’12 Monkeys’: Finale Recalls Quality In ‘Memory of Tomorrow’


It’s all come down to this. Syfy’s 12 Monkeys ends Season 2 an excellent ride that feels like an episode of television and more like a feature film. Welcome to ‘Memory of Tomorrow’.

The following review of Memory of Tomorrow contains a few spoilers. I’d pocket this banana and watch the episode before ingesting the review. Enjoy Monkeys

So this is it Sci-fi Sorcerers . We’ve come to the Second Season end of Syfy’s 12 Monkeys and what a journey it’s been. We’ve seen pasts altered, futures changed, and lives lost. It’s been one hell of a ride that every TV fan should experience; especially the sci-Fi nuts.

You’re not connected to time. You’re just sick-James Cole

After the amazing two-punch combo of Resurrection and the penultimate Blood Washed Away, 12 Monkeys gives fans a huge, narrative heavy last episode to chew on for the year (12 Monkeys was renewed by Syfy on June 29th) in Memory of Tomorrow.

What’s makes Memory of Tomorrow such a great ending to a roller coaster Season 2? I’m glad you Monkeys asked.

For starters, Memory of Tomorrow leans the entire narrative on the shoulders of its protagonist: Mr. James Cole. Memory of Tomorrow, an episode written by show co-creator and producer Terry Matalas, is all about Cole and the prophecy of the time-traveler’s destiny. While the underrated show features many characters – ones well written, highly likable, and full of life – stories (mostly) are tied to a single character ultimately. Matalas knows this all too well and everything about Memory of Tomorrow is about a troubled hero.

Then there’s the pacing. Memory of Tomorrow, an episode that moves as fast as The Flash at a relay race, knows that it must pay off the time spent before it and set up the remainder of the story going forward. After opening with Cole and Cassie in 1959, Tomorrow sees Cole jump to many of the past times he’s been before (many moments from Seasons 1 and 2) after meeting a strange lady whom he believes is Primary (more on this in a bit).

Memory of Tomorrow opens up, sees many moments of huge story progression such as the red forest regressing, and never quits till its jaw-dropping final moments. Cole and Cassie’s relationship is taken to new heights in the final moments and will shock you to your core.

Aaron Stanford as James Cole ’12 Monkeys’- Courtesy of Syfy

Memory of Tomorrow also features great dialog. While every episode of 12 Monkeys’ Second Season features it’s character moments through plot, some of the spoken word isn’t always razor sharp; Not Memory of Tomorrow. Back is that great writing that we saw in episodes such as Hyena. Lines don’t leave your brain and you feel every key stroke. Jennifer’s speech is hilarious as well and just another reason to watch this fantastic show.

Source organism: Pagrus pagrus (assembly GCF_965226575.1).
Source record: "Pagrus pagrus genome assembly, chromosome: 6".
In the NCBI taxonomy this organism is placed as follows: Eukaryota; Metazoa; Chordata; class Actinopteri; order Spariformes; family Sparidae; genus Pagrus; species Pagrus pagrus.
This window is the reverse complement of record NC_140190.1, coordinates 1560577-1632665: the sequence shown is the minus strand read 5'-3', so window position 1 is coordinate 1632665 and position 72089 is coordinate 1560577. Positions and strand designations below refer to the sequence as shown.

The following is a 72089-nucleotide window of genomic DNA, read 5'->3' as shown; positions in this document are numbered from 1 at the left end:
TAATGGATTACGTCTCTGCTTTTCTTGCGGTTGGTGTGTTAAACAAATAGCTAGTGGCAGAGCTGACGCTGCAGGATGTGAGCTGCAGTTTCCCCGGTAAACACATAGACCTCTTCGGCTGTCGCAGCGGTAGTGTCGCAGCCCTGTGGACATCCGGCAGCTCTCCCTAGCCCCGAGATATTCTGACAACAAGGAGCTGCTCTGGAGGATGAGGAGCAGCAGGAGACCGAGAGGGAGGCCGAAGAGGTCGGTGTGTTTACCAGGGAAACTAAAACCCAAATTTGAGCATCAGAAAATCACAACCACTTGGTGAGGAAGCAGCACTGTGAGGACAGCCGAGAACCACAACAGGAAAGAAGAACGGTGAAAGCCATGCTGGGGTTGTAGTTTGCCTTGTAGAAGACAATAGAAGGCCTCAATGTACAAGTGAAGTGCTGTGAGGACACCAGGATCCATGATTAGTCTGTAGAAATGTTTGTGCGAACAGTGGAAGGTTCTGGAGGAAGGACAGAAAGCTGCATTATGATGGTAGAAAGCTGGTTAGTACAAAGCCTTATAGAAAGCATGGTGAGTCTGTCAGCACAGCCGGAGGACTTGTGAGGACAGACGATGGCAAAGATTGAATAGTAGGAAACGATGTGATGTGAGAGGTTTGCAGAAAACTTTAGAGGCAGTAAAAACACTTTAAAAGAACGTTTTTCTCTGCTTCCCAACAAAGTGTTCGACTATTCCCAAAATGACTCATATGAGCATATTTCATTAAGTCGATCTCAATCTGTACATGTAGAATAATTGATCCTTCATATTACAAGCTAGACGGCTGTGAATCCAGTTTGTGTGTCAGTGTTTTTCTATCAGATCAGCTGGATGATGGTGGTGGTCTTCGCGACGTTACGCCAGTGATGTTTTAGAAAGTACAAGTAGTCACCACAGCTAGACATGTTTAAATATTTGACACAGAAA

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Conversely, if I had to complain about Memory of Tomorrow, there’re two things that bother: the inclusion of the primary in 1959 (wasn’t the last one supposed to be in 1957? But time did stop so it’ll probably be explained) and the reveal of who The Witness actually is, while enticing, again over-thickens 12 Monkeys’ mythology to a point where the audience may ask too many question. I know it’s about time-travel but convolution is never warranted.

As for the acting, all the praise must again go to star Aaron Stanford . Playing James Cole, Memory of Tomorrow is plotted around Cole’s journey, and mostly relegates everyone else to basically guest-star status. Stanford’s understated, highly subtle, approach to Cole is great to watch. Moments some actors would over play (actors sometime fail to fully digest a character’s exposition to inform their performances), Stanford handles with ease. Emily Hampshire also stands out.

Moreover, the direction is a monkey machine all its own. Directed by David GrossmanMemory of Tomorrow, though the camerawork is decent, really picks it’s bananas on the composition market.

The great composition of Memory of Tomorrow includes, but certainly isn’t limited to: a far away shot when Cole and Cassandra are in bed, great foreground/background shot in the hospital with Cole and Primary, a quarter revolution shot starting on Cassie and ending on Cole (when Cassie is asleep), the amazing pull back after Cassie, Cole, and Katarina use the machine, and a fast push-in realization shot of Jennifer in the middle of the speech. The composition is better than its been for a few episodes and was welcomed by this film fanatic.

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So, will Cole and Cassandra live happily ever after in 1959? Did Ramse survive his encounter with the guardians of The Witness? Will time eventually collapse on itself? You’ll have to swing on over to Syfy to find out you Crazy Monkeys.


David Grossman‘s Memory of Tomorrow is one hell of a finale that does just what a Season Finale should do: leave you clawing like an animal for more (a monkey perhaps?). Memory intelligently resets some of the situations, and while the episode arguably bite off more than it can chew, the finale amazingly sets up Season 3 to be a can’t miss television event. Next year can’t come fast enough. Now if you’ll excuse me, I must climb back to my tree-top dwelling and await the premiere.


Enjoying Syfy’s 12 Monkeys? Did or didn’t like what Memory of Tomorrow had to offer? Sound off with your comments below and let’s get as many monkeys as we can to get this conversation going.